Bronchitis is an infection of the lungs' airways (bronchi) and is usually caused by a virus. Find out more about bronchitis symptoms, the causes and the treatment options available.
What is bronchitis?
Bronchitis is an infection of the bronchial tubes that carry air to your lungs. It causes the airways to swell and become irritated, producing more mucus than usual.
Who is at risk of getting bronchitis?
Things that increase your risk of getting bronchitis include:
- Smoking - people who smoke or who live with a smoker are at higher risk of acute bronchitis and chronic bronchitis.
- Exposure to irritants – working around certain lung irritants, like chemical fumes, grains or textiles.
- Air pollution – living in areas with high levels of pollution from traffic or factories.
- Gastric reflux - repeated bouts of severe heartburn can irritate the throat and make you more prone to developing bronchitis.
- A weak immune system – recovering from an illness may make you more susceptible to getting bronchitis. Older adults, infants and young children are also at higher risk.
Symptoms of bronchitis
- Bronchitis symptoms may include:
- Persistent cough
- Clear, grey, yellow or greenish phlegm (mucus)
- Shortness of breath
- Sore throat
- Blocked or runny nose
- General aches and pains
- Feeling tired
If you have acute bronchitis, your cough might stay for a few weeks after your other symptoms have gone. You might find that your constant coughing makes your chest and stomach muscles sore.
When to see a doctor
In most cases, acute bronchitis will go away without any treatment, and all that's needed is plenty of rest and fluids.
You only need to see a doctor if:
- You've had a severe cough lasting longer than three weeks
- You've had a high temperature for more than three days
- You're coughing up mucus streaked with blood
- You have a heart or lung condition (e.g. asthma, heart failure or emphysema)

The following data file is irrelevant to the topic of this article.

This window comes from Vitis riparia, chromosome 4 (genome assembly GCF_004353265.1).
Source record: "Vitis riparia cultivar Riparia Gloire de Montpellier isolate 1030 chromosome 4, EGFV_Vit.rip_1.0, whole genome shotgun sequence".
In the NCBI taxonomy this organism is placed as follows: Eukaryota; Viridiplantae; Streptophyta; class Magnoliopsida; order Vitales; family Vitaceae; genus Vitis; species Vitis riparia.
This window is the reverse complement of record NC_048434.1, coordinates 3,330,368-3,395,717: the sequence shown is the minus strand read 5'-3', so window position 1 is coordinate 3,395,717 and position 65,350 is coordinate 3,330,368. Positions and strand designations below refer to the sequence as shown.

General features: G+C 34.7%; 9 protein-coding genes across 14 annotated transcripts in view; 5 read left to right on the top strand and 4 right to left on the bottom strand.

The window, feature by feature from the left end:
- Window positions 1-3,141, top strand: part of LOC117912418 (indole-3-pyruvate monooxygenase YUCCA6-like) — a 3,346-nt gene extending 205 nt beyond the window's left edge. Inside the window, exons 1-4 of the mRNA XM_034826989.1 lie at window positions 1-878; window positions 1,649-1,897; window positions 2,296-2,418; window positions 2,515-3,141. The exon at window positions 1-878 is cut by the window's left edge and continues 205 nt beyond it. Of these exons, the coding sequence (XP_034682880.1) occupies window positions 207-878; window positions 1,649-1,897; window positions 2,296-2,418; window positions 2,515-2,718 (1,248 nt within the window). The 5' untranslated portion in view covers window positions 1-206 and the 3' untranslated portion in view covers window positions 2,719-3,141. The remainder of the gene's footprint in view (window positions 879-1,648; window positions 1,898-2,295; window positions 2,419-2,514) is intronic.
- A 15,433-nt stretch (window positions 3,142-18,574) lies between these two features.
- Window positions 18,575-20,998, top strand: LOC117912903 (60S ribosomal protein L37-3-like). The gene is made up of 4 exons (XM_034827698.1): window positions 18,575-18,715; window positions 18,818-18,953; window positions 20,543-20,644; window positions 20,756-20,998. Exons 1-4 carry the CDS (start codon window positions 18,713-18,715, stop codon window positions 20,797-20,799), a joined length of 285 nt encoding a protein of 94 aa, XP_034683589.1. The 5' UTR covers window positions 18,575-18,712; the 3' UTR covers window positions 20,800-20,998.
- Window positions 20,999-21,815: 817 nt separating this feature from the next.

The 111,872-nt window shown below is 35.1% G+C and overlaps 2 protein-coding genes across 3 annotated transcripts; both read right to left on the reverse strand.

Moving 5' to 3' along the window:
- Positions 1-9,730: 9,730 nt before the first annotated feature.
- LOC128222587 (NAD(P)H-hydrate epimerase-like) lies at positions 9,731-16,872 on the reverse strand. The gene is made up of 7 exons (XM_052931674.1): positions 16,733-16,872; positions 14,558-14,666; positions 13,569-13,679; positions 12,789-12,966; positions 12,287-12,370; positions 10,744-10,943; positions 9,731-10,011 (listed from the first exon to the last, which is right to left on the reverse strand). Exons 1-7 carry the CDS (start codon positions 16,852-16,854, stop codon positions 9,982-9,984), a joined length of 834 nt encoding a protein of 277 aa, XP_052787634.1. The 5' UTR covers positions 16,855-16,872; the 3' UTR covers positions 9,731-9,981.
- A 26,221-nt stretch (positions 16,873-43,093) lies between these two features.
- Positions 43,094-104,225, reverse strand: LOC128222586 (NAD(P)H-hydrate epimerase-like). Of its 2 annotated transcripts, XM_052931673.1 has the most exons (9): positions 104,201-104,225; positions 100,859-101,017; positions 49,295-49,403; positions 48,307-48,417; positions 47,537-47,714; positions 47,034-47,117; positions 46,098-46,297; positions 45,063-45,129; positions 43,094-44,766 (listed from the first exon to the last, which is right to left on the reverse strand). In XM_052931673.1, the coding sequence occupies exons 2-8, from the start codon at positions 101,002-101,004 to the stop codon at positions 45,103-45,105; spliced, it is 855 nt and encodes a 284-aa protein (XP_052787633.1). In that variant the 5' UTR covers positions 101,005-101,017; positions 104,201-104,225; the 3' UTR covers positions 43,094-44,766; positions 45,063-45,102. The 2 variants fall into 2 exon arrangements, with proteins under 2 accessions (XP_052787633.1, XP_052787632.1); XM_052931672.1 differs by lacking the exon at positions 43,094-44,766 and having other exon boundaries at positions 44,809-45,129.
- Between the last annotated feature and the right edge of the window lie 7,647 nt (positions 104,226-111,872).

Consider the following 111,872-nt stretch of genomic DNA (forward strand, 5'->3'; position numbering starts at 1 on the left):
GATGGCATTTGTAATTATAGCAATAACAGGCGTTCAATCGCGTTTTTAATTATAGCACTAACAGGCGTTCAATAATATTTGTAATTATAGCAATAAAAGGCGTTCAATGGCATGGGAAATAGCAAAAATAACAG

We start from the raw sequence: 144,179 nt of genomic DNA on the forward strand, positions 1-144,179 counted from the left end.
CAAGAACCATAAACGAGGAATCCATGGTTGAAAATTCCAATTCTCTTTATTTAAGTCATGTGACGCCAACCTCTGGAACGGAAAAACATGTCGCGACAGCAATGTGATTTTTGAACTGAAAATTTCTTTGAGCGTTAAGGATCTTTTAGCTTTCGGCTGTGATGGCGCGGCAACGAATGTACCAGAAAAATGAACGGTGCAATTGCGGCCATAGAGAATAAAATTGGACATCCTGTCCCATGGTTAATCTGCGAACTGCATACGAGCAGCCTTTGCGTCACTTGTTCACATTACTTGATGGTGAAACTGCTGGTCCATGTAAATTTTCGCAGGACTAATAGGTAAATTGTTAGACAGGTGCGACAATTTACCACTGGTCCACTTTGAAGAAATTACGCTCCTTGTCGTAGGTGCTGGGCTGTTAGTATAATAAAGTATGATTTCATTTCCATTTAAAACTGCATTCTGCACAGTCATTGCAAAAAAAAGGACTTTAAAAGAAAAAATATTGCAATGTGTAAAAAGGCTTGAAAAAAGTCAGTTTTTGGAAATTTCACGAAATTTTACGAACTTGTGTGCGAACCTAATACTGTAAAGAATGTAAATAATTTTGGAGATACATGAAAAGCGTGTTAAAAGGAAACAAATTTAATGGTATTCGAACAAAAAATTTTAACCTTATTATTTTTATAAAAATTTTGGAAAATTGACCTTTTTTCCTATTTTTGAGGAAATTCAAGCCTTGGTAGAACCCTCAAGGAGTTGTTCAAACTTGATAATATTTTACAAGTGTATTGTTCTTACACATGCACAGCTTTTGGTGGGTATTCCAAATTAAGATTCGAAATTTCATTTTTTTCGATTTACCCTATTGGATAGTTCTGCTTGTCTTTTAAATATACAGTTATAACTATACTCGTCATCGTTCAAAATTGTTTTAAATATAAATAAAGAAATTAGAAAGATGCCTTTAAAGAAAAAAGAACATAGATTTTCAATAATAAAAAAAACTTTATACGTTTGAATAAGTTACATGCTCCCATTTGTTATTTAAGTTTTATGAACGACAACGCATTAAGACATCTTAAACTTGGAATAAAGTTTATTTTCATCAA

- You're getting more breathless
- You've had repeated bouts of bronchitis
If you see a doctor, they may need to rule out other serious lung infections, like pneumonia, which is similar to bronchitis. They will listen to your lungs as you breathe to check for signs like wheezing and ask questions about your cough (e.g. how frequently you cough and whether it produces mucus).
If the doctor is unsure about your diagnosis, they may do some tests or refer you to a specialist. Tests may include:
- Chest X-ray - (this will help rule out pneumonia)
- Mucus sample
- Blood tests
- Lung function test using a device called a spirometer which you breathe into. This measures the volume of air in your lungs
Treatment for bronchitis
In most people, bronchitis will clear up by itself within a few weeks without the need for treatment from a doctor. While you are having bronchitis symptoms, you should drink lots of fluids to prevent dehydration and get plenty of rest. If you have a headache or a high temperature, paracetamol or ibuprofen may help (but you should avoid ibuprofen if you have asthma).
If symptoms last for at least three months, it is known as chronic bronchitis. There is no cure for chronic bronchitis, but there are several medications to help relieve symptoms:
- Bronchodilators - to open up the airways - taken as an inhaler
- Steroids - to reduce inflammation in the lungs - taken as inhalers or tablets
- Mucolytic medicines – to thin the mucus in the lungs, making it easier to cough up
- Specific lifestyle changes can help ease chronic bronchitis symptoms, including:
- Eating a healthy, balanced diet
- Regular moderate exercise
- Stopping smoking
- Last updated:
- Reviewed by:
- Dr Rhianna McClymont, Lead GP at Livi